A few weeks ago when I was spending time in Panama I stayed over at Calvin’s guesthouse in beautiful Boquete.

We used this opportunity to discuss why we both invested in Ecopetrol (the Colombian national oil company) which went viral on Twitter.

We made another video together on another topic.

Essentially, he views everything from the prism of world trade. He specializes in gathering shipping data for his subscribers, and uses this data, which he gets and analyses early, to gain insights he can act on before anyone else.

I know we talk about his subscription service, but don’t focus on this. Focus on the way he views the world. It’s a different perspective.

or read the transcript below

Calvin was kind enough to offer a coupon to my subscribers who want to sign up to his subscription service Marhelm. Use coupon WANDER to get 20% off.

Members also get access to a Discord which is intensively used by some heavy hitters.

I have to say it’s not cheap, but there is an option for monthly subscriptions, which limits the risk of reviewing / trying Marhelm.

2023 promises to be another eventful year

I just retweeted this chart:

US mine cost inflation by theme

This means only one thing: that the cost of things will keep going up unless there is a massive recession that kills demand.

Short term (Q1/Q2 2023), consumers may get a reprieve from high inflation due to baseline effects (high price of oil in Q1/Q2 2022), but ultimately, as long as the powers that be continue to do everything they can to complicate exploration, mining and drilling permits as well as financing for new projects, then these costs will go up.

It will inevitably trickle down to the whole economy.

Happy New Years,

To a World of Opportunities,

The Wandering Investor

Subscribe to the PRIVATE LIST below to not miss out on future investment posts, and follow me on Youtube, Instagram, Twitter, Facebook, Rumble, and Odysee.

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If you want to discuss your internationalization and diversification plans, book a consulting session* or send me an email.

Full transcript of “Marhelm Review – On the importance of understanding Trade Flows”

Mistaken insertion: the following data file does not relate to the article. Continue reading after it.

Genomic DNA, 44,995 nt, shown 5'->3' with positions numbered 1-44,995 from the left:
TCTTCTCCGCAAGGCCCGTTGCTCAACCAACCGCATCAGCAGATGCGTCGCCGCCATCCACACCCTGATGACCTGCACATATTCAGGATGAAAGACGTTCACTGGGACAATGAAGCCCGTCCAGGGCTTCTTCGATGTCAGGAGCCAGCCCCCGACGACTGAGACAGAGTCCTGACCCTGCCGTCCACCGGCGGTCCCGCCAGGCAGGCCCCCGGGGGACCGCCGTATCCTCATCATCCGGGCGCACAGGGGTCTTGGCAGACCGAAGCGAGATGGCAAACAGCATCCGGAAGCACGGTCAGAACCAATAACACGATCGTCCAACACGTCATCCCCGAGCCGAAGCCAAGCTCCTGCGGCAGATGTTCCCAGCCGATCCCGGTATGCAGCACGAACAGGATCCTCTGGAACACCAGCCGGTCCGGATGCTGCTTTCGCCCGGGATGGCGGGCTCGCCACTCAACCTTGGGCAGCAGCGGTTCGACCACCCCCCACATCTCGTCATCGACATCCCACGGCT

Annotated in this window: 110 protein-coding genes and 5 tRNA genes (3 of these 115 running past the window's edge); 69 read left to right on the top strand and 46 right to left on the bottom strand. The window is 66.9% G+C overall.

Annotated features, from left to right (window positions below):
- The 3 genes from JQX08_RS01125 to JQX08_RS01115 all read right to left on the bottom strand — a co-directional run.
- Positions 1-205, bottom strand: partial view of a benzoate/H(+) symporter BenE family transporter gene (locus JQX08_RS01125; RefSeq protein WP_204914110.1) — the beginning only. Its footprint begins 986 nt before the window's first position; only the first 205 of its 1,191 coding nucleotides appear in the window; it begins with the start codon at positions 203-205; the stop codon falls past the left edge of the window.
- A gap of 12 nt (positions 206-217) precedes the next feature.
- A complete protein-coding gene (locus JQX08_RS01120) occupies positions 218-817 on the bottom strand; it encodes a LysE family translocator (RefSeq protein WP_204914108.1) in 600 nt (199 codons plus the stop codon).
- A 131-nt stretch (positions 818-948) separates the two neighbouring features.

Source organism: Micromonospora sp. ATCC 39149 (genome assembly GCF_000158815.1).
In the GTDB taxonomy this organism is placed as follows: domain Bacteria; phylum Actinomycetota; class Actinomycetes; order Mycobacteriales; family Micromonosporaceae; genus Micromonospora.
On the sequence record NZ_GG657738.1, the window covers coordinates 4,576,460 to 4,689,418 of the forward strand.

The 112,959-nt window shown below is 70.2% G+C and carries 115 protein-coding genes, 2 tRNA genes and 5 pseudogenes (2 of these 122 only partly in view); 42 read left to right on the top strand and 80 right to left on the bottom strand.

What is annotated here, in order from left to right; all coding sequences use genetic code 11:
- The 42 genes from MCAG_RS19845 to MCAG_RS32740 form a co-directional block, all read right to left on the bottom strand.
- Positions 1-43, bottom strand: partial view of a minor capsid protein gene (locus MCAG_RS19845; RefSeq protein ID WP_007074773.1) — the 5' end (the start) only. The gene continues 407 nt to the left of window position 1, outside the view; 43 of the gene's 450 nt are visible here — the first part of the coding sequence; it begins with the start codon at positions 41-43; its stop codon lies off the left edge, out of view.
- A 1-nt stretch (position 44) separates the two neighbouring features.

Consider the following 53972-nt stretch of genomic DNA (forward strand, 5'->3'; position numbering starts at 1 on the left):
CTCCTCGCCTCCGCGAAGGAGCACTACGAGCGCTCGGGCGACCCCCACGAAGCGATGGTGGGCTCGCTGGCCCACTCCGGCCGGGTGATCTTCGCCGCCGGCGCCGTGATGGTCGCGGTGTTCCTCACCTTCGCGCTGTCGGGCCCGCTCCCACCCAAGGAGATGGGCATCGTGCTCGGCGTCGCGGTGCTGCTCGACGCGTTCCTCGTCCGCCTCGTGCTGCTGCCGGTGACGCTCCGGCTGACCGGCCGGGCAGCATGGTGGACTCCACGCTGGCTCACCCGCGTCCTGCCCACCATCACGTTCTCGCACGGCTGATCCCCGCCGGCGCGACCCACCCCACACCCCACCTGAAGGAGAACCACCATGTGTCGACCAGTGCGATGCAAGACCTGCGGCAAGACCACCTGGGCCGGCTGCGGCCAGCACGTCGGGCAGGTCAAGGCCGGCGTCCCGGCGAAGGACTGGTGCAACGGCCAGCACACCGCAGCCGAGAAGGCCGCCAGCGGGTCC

LADISLAS MAURICE: Hello, everyone. Ladislas Maurice from thewanderinginvestor.com. So today, I’m in Boquete in Panama with Calvin Froedge from Twitter. How are you?


Marhelm subscription service review

LADISLAS MAURICE: Cool. So Calvin, if you follow Calvin on Twitter, he’s prolific on the platform. And you launched a subscription service approximately two years ago. And the results as you post them on Twitter, absolutely breathtaking, I’d say. You’re pretty much beating everyone. And it focuses a lot on shipping, commodities, energy, etc.


LADISLAS MAURICE: Can you elaborate a bit on the service and why you believe that having such data in terms of shipping is so important for investors?

CALVIN FROEDGE: Yeah. So I got into the shipping markets several years back, and just really got interested because of my exposure to energy. And I just started figuring out that it was really relevant to what was happening in the rest of the economy and the rest of global trade to know what was happening in shipping, because 96% of global trade basically happens by seaborne means for physical exchanges, right? I mean, grains, oil, products from China that make it into our stores, the LNG, the gas that Europe’s burning for electricity, the cooking gas that they burn in India and Kenya, South America to cook their food, all this stuff comes on ships. Well, some of it comes on pipelines, too, but a heck of a lot comes on ships.

So you follow shipping, you are essentially following commodities, right, you’re essentially following global trade. You know how all these things move, you start looking at inventories, you start looking at trade balances, you start looking at different economies. So I think that you see things that other people don’t see. You see the world no longer from a very sort of nationalist local lens, you see the world as almost a top down analyst, scientist, planner, insert the word that you want. And just when you start looking at global trade flows every day and every week, it changes your interpretation of the world.

So I think that’s why my service has been successful and why my subscribers have been successful and why I’ve been successful in getting above market returns. So this year, I’m at around 85% year to date in a year when the S&P 500 is down, what was it, 17%, 18% after a big rally?

LADISLAS MAURICE: I can’t say my portfolio is doing as well as that, that’s for sure.

CALVIN FROEDGE: But I think that we’ve done well. We don’t only trade shipping stocks, my platform covers about 50 maritime equities in dry bulk, product tankers, crude tankers, LPG, and LNG. So you can–